HELP WANTED: Looking for some assistance with my next survey of the edublogosphere
Scott McLeod, J.D., Ph.D., is an Associate Professor of Educational Leadership at the University of Kentucky. He also is the Founding Director of the UCEA Center for the Advanced Study of Technology Leadership in Education (CASTLE), the nation’s only academic center dedicated to the technology needs of school administrators, and was a co-creator of the wildly popular video series, Did You Know? (Shift Happens). He has received numerous national awards for his technology leadership work, including recognitions from the cable industry, Phi Delta Kappa, and the National School Boards Association. In Spring 2011 he was a Visiting Canterbury Fellow at the University of Canterbury in New Zealand. Dr. McLeod blogs regularly about technology leadership issues at Dangerously Irrelevant and Mind Dump, and occasionally at The Huffington Post. He can be reached at scottmcleod.net.
I'm looking for a few folks who might be interested in helping me with my next survey of the edublogosphere. I'd love to have some assistance devising questions, analyzing and presenting the results, publicizing the survey, etc.
I've done two of these in the past:
My plan is for the survey to go live in early to mid-January and to have the analysis completed by late January or early February. Complete this short online form if you'd like to be involved. Thanks!
New research links urban planning and political polarization.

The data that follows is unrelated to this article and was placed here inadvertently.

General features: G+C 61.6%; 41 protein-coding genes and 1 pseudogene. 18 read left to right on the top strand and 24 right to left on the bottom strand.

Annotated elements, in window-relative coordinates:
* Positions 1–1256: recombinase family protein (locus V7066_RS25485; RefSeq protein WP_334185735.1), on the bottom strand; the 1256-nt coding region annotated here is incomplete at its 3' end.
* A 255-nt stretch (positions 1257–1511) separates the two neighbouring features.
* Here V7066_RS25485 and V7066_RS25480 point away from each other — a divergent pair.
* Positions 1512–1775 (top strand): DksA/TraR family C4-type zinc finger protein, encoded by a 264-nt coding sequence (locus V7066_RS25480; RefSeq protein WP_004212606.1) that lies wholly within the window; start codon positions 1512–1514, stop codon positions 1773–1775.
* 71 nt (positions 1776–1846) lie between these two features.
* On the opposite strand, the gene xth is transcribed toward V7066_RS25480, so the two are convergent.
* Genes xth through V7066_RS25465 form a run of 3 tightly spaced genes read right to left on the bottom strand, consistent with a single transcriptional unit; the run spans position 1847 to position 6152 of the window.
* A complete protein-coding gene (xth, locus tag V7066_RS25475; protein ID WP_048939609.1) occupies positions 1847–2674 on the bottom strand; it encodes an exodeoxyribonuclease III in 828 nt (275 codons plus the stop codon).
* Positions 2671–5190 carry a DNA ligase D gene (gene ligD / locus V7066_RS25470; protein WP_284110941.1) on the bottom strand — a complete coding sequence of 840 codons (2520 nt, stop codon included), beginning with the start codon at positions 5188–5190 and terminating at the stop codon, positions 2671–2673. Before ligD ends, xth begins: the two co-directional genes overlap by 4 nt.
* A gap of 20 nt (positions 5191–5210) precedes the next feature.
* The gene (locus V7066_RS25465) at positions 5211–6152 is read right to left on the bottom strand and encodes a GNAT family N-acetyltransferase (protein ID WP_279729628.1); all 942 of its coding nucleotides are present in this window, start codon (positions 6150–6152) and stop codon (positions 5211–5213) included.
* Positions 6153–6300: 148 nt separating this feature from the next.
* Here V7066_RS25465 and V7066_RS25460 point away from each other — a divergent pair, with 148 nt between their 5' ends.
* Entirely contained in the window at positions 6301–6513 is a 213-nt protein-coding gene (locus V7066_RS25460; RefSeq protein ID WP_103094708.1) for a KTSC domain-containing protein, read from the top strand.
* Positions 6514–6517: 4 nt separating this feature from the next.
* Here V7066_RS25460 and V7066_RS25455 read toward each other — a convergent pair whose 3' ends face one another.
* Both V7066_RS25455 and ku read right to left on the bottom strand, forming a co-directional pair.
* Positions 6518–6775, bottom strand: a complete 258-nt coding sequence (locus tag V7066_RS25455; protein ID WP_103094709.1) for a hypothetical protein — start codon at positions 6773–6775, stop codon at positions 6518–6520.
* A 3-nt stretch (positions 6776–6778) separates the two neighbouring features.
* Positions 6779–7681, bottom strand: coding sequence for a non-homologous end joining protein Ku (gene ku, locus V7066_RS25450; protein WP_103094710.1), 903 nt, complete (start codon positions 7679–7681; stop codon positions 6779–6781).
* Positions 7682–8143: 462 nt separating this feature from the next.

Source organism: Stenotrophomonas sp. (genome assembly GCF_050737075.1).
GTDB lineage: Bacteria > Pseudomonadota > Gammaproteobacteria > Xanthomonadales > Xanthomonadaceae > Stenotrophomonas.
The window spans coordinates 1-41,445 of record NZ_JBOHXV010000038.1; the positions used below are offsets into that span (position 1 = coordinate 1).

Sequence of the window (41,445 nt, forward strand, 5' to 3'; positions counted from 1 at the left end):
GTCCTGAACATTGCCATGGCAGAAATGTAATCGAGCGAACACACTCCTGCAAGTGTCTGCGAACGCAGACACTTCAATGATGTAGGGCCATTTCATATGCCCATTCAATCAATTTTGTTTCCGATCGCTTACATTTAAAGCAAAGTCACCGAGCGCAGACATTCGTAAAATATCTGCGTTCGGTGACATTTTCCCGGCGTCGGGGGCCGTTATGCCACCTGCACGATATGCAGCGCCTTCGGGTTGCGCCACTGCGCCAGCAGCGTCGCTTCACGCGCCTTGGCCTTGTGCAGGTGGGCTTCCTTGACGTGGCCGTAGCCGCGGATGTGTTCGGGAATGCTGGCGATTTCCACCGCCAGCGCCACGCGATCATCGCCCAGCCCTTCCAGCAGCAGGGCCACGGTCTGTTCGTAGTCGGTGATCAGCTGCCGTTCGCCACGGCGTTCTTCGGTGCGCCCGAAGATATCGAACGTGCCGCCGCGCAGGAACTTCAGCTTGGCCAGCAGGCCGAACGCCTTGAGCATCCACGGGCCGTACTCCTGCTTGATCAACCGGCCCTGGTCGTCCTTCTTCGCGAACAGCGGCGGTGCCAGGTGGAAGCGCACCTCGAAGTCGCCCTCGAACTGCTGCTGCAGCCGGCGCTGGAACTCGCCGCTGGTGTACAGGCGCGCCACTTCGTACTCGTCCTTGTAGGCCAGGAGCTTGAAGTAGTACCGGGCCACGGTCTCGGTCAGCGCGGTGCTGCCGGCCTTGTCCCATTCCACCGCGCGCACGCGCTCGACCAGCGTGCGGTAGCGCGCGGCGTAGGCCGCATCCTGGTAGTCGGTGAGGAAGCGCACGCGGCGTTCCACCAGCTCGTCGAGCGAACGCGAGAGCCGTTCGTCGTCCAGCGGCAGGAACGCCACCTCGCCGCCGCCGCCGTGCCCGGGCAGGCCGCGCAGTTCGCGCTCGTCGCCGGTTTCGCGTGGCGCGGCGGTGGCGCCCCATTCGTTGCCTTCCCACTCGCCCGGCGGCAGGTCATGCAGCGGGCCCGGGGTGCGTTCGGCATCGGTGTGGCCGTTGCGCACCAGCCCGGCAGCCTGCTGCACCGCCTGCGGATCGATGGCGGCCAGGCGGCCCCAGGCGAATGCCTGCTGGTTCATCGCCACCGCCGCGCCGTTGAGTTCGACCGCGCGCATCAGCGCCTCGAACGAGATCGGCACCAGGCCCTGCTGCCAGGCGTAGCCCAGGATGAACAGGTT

- Canadian researchers find that excessive reliance on cars changes political views.
- Decades of car-centric urban planning normalized unsustainable lifestyles.
- People who prefer personal comfort elect politicians who represent such views.
It turns out the human scalp has an olfactory receptor that seems to play a crucial role in regulating hair follicle growth and death.
- Scientists treated scalp tissue with a chemical that mimics the odor of sandalwood.
- This chemical bound to an olfactory receptor in the scalp and stimulated hair growth.
- The treatment could soon be available to the public.
Science and the squishiness of the human mind. The joys of wearing whatever the hell you want, and so much more.
- Why can't we have a human-sized cat tree?
- What would happen if you got a spoonful of a neutron star?
- Why do we insist on dividing our wonderfully complex selves into boring little boxes
SMARTER FASTER trademarks owned by The Big Think, Inc. All rights reserved.